Then there’s the challenge of financial disparity that persists in modern society. If genome editing becomes available primarily through the private sector, it becomes a tool that only the wealthy can take advantage of. This opens the floodgates to a broader debate about access to healthcare and what constitutes as urgent and necessary: if one family can afford to prevent genetic disease in their unborn child, such diseases would soon become a problem limited to those who are economically disadvantaged. This issue in particular is one that needs to be adequately addressed before genome editing can be considered ethically acceptable on society.

 

Many feel the first step would be for researchers to develop a system that allows early recognition of any research that is beginning to overstep the boundaries of health into human enhancement. A practical solution could be to follow the WHO’s guidance for regulating research with a biosecurity risk and putting in place a framework by which researchers could identify and signpost any research that could be viewed as dangerous to society.

 

The WHO’s Expert Committee on human genome editing draft framework for governance

Finally, in July 2020, the WHO Expert Committee issued a working draft framework for governance of human gene editing technology. In doing so, the framework addressed the role that genome editing has played in fighting the COVID-19 pandemic by assisting development of animal models to further our understanding of how humans experience the disease. However, the committee stressed that the draft framework is a work in progress; it emphasised that the road ahead in the scientific development of genome editing was long, and as such, the framework wouldn’t represent the final recommendations of the committee.

Nevertheless, the framework does signpost a step forward in the governance of genome editing and the use of CRISPR technology to cure and prevent disease in humans. It sets out some of the key considerations for robust governance of genome editing and a detailed assessment of the tools, processes and institutions currently available in overseeing the use of the technology.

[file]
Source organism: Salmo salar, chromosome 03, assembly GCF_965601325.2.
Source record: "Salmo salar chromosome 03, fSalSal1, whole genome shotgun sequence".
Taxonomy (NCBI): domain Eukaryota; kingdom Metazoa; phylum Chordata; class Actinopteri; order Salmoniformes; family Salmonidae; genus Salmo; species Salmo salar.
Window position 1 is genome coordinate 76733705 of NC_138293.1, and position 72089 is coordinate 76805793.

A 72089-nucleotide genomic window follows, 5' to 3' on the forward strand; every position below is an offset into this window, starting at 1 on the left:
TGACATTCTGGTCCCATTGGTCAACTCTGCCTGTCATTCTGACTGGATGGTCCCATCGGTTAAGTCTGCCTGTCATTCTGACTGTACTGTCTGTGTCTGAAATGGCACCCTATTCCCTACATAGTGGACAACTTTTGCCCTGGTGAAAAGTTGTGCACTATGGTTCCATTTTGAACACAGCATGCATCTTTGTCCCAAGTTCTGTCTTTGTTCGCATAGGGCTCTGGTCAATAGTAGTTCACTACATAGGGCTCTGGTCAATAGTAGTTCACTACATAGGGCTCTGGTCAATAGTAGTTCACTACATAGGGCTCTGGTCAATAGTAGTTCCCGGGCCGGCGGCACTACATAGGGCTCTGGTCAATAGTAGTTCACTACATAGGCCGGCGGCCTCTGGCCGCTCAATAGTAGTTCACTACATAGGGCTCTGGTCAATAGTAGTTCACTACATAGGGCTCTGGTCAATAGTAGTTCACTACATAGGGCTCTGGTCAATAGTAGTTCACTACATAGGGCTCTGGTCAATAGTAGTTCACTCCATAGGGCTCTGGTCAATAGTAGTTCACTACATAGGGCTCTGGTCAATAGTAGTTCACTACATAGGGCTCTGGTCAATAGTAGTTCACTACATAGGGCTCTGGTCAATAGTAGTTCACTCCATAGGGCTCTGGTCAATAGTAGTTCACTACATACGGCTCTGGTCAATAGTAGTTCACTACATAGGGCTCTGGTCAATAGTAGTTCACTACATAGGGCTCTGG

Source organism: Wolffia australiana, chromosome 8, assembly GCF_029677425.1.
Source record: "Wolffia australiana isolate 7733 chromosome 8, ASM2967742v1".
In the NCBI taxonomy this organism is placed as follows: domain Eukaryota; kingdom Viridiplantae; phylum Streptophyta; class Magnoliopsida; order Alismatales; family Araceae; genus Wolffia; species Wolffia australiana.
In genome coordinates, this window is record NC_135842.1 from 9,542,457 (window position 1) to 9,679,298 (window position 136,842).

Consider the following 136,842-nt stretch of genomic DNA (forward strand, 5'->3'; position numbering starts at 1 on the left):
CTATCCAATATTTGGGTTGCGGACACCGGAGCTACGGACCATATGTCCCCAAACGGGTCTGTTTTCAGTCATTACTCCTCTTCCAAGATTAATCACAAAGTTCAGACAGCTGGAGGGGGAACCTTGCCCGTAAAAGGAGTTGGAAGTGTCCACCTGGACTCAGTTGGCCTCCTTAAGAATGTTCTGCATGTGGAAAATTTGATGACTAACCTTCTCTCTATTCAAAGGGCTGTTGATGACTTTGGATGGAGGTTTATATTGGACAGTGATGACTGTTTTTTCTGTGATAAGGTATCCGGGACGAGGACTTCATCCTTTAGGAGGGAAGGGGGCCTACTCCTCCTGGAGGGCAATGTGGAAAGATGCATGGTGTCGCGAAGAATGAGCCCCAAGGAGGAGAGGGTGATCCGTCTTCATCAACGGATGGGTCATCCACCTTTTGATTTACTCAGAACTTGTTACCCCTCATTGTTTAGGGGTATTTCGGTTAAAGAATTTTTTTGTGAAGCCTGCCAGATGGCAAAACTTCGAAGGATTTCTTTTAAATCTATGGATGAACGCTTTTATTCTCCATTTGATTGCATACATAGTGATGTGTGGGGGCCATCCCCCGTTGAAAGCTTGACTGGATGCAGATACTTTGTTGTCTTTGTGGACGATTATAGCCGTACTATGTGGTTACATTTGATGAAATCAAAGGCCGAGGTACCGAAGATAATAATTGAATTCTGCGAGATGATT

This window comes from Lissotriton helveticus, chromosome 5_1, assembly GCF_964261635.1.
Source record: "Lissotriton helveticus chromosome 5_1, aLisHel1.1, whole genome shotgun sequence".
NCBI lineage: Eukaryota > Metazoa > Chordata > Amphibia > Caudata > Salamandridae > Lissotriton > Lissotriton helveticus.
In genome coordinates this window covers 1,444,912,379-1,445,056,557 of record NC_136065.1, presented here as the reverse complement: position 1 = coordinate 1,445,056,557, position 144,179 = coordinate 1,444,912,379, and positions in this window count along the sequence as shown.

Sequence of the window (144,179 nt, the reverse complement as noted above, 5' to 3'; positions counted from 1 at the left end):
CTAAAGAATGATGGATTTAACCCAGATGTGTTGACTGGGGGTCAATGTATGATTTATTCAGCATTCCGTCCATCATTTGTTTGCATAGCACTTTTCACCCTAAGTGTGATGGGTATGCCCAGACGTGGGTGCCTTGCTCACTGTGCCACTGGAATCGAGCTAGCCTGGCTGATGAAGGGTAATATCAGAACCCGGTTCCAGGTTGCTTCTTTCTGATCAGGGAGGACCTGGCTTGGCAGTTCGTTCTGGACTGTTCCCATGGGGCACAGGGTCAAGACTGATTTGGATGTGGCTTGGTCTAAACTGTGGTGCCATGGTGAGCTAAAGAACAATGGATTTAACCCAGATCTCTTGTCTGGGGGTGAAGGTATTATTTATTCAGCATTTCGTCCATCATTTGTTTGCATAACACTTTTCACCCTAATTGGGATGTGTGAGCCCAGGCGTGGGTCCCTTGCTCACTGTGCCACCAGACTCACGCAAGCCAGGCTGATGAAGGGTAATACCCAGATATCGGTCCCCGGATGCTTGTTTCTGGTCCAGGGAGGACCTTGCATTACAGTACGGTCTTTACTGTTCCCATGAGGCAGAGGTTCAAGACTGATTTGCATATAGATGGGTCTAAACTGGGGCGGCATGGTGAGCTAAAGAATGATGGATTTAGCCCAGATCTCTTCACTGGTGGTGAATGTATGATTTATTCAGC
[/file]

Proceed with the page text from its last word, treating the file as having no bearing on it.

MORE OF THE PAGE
Where do we go from here?

Before any official recommendations are made for policy development at both a national and international level, the WHO committee must excavate the extensive literature on the state of research. For a start, analysing what went wrong in the case of He Jiankui’s research and whether his experiments could have been prevented will help. From what we know, there were more than a few close associates of his who didn’t speak up – partly because they didn’t know whom to raise concerns to.

 

This flags a glaring gap that could be addressed: if such research was carried out again in a safe environment, scientists would need a mechanism for which they can raise the alarm if they feel the research risked going too far or was creeping into unethical territory. A change of practice would be necessary in the case of researchers who often choose not to intervene in the projects led by their peers.

 

Gene editing technology continues to evolve rapidly, and it raises serious issues that extend beyond fertility into ethical, social and economic considerations. Many countries such as the UK and the US, prohibit the use of germline genome editing in the creation of genetically modified humans.

 

Yet, many other nations still have no legislation preventing the use of germline editing and associated technologies. In the absence of such policy, there is a worrying potential of disparity between the approach of different countries. What one state considers unethical may be viewed by another as acting in the best interests of families and the population on a whole.

 

This reinforces the clear need for a robust governance framework in this rapidly evolving and fascinating branch of biotechnology. With great power comes great responsibility – if we are to take advantage of the potential that lies before us, continued collaboration on a global level is needed to develop and establish the rules that will allow us to harness this technology and put the brakes on before it goes too far.